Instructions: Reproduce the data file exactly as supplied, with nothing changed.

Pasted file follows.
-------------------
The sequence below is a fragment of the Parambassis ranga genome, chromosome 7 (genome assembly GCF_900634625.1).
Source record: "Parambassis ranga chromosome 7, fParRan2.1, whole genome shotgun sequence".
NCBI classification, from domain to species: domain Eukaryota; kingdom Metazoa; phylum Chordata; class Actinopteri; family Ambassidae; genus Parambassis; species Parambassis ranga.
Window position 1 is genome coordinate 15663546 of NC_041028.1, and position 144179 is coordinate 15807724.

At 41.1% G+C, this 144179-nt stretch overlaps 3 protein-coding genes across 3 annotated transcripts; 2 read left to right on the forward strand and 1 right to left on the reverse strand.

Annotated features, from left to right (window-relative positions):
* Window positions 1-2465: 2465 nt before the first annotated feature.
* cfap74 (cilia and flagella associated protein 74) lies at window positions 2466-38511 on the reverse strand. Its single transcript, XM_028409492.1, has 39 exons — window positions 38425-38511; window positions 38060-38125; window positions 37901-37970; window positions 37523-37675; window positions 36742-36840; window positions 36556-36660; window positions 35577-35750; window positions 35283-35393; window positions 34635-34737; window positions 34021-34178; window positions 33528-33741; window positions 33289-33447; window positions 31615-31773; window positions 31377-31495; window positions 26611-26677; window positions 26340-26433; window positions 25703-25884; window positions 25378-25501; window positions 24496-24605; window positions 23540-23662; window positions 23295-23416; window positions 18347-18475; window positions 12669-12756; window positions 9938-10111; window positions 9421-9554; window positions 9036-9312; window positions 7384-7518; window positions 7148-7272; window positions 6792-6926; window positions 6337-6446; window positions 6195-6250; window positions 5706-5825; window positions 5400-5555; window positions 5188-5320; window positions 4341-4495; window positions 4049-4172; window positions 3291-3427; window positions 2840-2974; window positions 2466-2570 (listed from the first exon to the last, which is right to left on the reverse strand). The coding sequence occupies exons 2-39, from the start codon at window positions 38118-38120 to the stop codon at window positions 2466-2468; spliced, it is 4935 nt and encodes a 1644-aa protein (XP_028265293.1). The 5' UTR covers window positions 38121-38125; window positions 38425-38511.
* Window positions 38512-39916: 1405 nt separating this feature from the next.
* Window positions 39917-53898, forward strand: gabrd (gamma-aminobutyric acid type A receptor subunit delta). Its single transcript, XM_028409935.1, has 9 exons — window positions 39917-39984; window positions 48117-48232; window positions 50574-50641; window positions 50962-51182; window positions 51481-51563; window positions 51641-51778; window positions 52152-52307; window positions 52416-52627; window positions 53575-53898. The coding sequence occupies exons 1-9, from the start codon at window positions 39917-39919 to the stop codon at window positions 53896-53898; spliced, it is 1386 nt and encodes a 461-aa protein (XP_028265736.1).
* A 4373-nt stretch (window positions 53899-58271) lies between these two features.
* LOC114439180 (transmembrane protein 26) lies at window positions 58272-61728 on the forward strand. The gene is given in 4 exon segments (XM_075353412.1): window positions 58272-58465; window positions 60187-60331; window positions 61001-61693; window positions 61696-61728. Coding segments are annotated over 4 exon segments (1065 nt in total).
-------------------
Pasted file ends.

The sequence below is a fragment of the Parambassis ranga genome, chromosome 7 (genome assembly GCF_900634625.1).
Source record: "Parambassis ranga chromosome 7, fParRan2.1, whole genome shotgun sequence".
NCBI classification, from domain to species: domain Eukaryota; kingdom Metazoa; phylum Chordata; class Actinopteri; family Ambassidae; genus Parambassis; species Parambassis ranga.
Window position 1 is genome coordinate 15663546 of NC_041028.1, and position 144179 is coordinate 15807724.

At 41.1% G+C, this 144179-nt stretch overlaps 3 protein-coding genes across 3 annotated transcripts; 2 read left to right on the forward strand and 1 right to left on the reverse strand.

Annotated features, from left to right (window-relative positions):
* Window positions 1-2465: 2465 nt before the first annotated feature.
* cfap74 (cilia and flagella associated protein 74) lies at window positions 2466-38511 on the reverse strand. Its single transcript, XM_028409492.1, has 39 exons — window positions 38425-38511; window positions 38060-38125; window positions 37901-37970; window positions 37523-37675; window positions 36742-36840; window positions 36556-36660; window positions 35577-35750; window positions 35283-35393; window positions 34635-34737; window positions 34021-34178; window positions 33528-33741; window positions 33289-33447; window positions 31615-31773; window positions 31377-31495; window positions 26611-26677; window positions 26340-26433; window positions 25703-25884; window positions 25378-25501; window positions 24496-24605; window positions 23540-23662; window positions 23295-23416; window positions 18347-18475; window positions 12669-12756; window positions 9938-10111; window positions 9421-9554; window positions 9036-9312; window positions 7384-7518; window positions 7148-7272; window positions 6792-6926; window positions 6337-6446; window positions 6195-6250; window positions 5706-5825; window positions 5400-5555; window positions 5188-5320; window positions 4341-4495; window positions 4049-4172; window positions 3291-3427; window positions 2840-2974; window positions 2466-2570 (listed from the first exon to the last, which is right to left on the reverse strand). The coding sequence occupies exons 2-39, from the start codon at window positions 38118-38120 to the stop codon at window positions 2466-2468; spliced, it is 4935 nt and encodes a 1644-aa protein (XP_028265293.1). The 5' UTR covers window positions 38121-38125; window positions 38425-38511.
* Window positions 38512-39916: 1405 nt separating this feature from the next.
* Window positions 39917-53898, forward strand: gabrd (gamma-aminobutyric acid type A receptor subunit delta). Its single transcript, XM_028409935.1, has 9 exons — window positions 39917-39984; window positions 48117-48232; window positions 50574-50641; window positions 50962-51182; window positions 51481-51563; window positions 51641-51778; window positions 52152-52307; window positions 52416-52627; window positions 53575-53898. The coding sequence occupies exons 1-9, from the start codon at window positions 39917-39919 to the stop codon at window positions 53896-53898; spliced, it is 1386 nt and encodes a 461-aa protein (XP_028265736.1).
* A 4373-nt stretch (window positions 53899-58271) lies between these two features.
* LOC114439180 (transmembrane protein 26) lies at window positions 58272-61728 on the forward strand. The gene is given in 4 exon segments (XM_075353412.1): window positions 58272-58465; window positions 60187-60331; window positions 61001-61693; window positions 61696-61728. Coding segments are annotated over 4 exon segments (1065 nt in total).